# a set containing every limit points but not closed

I know that $[0,1]^{\Bbb R}$ with the product topology is not 1st countable. What I want now is to find a subset of $[0,1]^{\Bbb R}$ which is not closed but has all limit points. Does such a set exist? Then, what is it?

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You should define what you mean by "limit point" here; the usual definition is that $x$ is a limit point of $A$ if every neighborhood of $x$ contains a point of $A$ (other than $x$ itself). With this definition, in any topological space, a set is closed iff it contains all its limit points. So I suppose you want "limit point" to mean something else. – Nate Eldredge Oct 6 '12 at 15:09

In general topology limit points are not defined solely by sequences, but rather by a much stronger construction called nets.

In turns it is equivalent to say "closed" and "contains all limit points of nets". It seems, to me, that you are asking for a sequentially-closed set which is not closed. Where "sequentially-" prefix means that we only require convergent sequences to have limit points.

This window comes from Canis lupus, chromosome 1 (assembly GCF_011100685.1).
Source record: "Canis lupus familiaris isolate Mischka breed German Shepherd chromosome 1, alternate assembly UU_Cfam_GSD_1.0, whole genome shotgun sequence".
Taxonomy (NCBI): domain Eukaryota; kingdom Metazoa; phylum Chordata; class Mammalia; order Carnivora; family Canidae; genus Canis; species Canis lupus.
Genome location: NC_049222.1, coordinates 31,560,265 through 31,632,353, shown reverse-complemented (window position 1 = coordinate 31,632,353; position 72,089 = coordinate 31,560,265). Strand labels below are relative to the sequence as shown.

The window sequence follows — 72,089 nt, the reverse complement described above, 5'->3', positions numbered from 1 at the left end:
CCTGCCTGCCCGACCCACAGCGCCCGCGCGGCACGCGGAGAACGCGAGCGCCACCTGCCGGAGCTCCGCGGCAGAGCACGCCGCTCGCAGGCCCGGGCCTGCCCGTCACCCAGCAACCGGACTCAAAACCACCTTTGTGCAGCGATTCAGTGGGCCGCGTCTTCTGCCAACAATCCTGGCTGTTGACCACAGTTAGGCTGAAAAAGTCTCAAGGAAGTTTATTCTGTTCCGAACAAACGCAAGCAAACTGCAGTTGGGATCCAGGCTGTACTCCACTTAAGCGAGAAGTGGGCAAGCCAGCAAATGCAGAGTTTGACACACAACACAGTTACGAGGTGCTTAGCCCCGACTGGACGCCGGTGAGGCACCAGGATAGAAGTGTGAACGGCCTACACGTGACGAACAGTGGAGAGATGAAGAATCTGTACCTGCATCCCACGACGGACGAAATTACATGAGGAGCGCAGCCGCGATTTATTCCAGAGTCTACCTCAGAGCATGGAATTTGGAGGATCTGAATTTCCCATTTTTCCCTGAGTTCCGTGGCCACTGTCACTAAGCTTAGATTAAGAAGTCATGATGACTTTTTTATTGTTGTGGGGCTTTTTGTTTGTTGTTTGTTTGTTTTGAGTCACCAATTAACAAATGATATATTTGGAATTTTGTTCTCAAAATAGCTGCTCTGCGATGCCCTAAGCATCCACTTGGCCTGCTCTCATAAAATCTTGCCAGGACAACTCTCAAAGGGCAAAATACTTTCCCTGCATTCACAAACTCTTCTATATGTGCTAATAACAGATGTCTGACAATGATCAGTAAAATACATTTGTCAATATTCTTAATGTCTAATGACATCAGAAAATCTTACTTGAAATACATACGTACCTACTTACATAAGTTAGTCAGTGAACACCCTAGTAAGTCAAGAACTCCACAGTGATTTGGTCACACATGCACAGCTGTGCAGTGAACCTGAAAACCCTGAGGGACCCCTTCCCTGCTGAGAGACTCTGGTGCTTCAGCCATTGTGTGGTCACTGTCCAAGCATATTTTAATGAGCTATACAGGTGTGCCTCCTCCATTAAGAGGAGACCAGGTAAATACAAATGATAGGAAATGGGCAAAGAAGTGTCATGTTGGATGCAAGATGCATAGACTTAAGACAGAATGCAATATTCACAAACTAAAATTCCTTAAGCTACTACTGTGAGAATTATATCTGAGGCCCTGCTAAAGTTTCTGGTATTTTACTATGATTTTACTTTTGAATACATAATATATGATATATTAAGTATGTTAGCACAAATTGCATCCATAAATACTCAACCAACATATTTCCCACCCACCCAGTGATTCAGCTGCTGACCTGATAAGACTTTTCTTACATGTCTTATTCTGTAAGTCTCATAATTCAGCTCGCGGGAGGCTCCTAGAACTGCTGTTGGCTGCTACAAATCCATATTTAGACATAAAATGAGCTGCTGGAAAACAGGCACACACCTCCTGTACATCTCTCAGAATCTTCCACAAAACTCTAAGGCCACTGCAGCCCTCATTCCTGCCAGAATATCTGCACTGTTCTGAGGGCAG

Such sets exist, mainly because you already know that the space is compact and not first-countable and therefore sequentially-closed is not equivalent to closed anymore.

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Note that there are sequential spaces which are not first-countable. – Arthur Fischer Oct 6 '12 at 11:15
@Arthur: Good point, but those are not compact, are they now? – Asaf Karagila Oct 6 '12 at 11:15
Of course, of course. The mainly in the last sentence has the possibility of throwing people off. – Arthur Fischer Oct 6 '12 at 11:35

You can consider the set of $(x_i)$ such that $x_i=0$, for all i except possibly a countable family.

This is sequentially closed (because a countable union of countable set is countable)

and this is dense (hence not closed) : any open of the basis is of the form : "the set of $(x_i)$ such that $x_{i_1} \in U_1 ... x_{i_n} \in U_n$ " so you can always find an element which is nul everywhere except on a finite set in it.

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jwchoi wants a not closed set.. – Berci Oct 6 '12 at 11:24
@Berci: This set is not closed (read the answer: being dense, if it were also closed it would have to be everything, but it isn't). – Marc van Leeuwen Oct 6 '12 at 14:31
@Marc: In the original version of this answer it was quite unclear what was happening. – Arthur Fischer Oct 6 '12 at 14:36